In this highly anticipated, explosive new book, the author of The End of Faith and Letter to a Christian Nation calls for an end to religion's monopoly on morality and human values. In The Moral Landscape: How Science Can Determine Human Values, Sam Harris tears down the wall between scientific facts and human values to dismantle the most common justification for religious faith -- that a moral system cannot be based on science.
The End of Faith ignited a worldwide debate about the validity of religion. In its aftermath, Harris discovered that most people, from secular scientists to religious fundamentalists, agree on one point: Science has nothing to say on the subject of human values. Even among religious fundamentalists, the defense one most often hears for belief in God is not that there is compelling evidence that God exists, but that faith in Him provides the only guidance for living a good life. Controversies about human values are controversies about which science has officially had no opinion. Until now.
Morality, Harris argues, is actually an undeveloped branch of neuroscience, and answers to questions of human value can be visualized on a "moral landscape" -- a space of real and potential outcomes whose peaks and valleys correspond to human states of greater or lesser wellbeing. Different ways of thinking and behaving -- different cultural practices, ethical codes, modes of government, etc. -- translate into movements across this landscape. Such changes can be analyzed objectively on many levels, ranging from biochemistry to economics, but they have their crucial realization as experiences in the human brain.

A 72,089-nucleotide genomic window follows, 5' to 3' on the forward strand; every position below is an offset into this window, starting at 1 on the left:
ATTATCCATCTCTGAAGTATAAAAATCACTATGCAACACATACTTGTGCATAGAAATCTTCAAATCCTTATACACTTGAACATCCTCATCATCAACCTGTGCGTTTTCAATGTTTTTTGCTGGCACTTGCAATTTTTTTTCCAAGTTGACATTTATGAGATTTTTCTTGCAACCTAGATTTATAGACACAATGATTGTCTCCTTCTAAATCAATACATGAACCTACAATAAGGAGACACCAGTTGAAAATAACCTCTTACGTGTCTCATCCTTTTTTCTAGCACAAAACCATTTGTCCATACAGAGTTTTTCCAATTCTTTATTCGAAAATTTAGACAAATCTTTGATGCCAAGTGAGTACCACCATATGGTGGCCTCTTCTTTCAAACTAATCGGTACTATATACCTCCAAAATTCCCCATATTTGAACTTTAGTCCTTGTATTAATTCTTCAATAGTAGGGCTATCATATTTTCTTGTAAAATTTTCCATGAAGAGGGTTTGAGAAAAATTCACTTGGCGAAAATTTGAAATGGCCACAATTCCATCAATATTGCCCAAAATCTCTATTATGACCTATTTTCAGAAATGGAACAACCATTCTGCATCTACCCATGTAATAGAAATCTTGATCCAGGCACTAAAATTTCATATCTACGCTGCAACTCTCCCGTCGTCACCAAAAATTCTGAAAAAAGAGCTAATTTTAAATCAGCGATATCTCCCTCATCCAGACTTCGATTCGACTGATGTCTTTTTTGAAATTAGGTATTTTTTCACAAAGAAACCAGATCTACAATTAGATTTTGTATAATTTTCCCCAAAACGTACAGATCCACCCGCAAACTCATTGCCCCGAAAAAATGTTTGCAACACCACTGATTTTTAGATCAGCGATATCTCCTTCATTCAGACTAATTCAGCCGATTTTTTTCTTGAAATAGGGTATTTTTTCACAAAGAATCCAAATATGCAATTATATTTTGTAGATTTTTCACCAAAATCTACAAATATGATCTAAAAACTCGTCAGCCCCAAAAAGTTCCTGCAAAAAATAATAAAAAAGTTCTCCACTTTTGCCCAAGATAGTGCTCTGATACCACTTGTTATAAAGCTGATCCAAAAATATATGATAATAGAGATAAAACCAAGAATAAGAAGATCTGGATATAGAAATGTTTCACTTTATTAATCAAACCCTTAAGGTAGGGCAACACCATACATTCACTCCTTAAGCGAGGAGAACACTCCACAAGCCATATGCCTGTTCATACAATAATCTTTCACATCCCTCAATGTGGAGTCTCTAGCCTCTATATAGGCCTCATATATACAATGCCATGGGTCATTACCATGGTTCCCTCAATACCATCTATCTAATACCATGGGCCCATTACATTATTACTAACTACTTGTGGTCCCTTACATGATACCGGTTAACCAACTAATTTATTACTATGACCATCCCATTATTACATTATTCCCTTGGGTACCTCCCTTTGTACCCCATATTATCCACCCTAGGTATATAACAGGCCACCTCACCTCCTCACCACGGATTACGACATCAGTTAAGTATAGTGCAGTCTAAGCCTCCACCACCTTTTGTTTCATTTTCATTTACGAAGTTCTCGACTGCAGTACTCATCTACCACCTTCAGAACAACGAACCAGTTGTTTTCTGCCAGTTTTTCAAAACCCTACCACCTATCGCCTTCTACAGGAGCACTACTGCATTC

Bringing a fresh, secular perspective to age-old questions of right and wrong, and good and evil, Harris shows that we know enough about the human brain and its relationship to events in the world to say that there are right and wrong answers to the most pressing questions of human life. Because such answers exist, cultural relativism is simply false -- and comes at increasing cost to humanity. And just as there is no such thing as Christian physics or Muslim algebra, there can be no Christian or Muslim morality. Using his expertise in philosophy and neuroscience, along with his experience on the front lines of our "culture wars," Sam Harris delivers a game-changing argument about the future of science and about the real basis of human cooperation.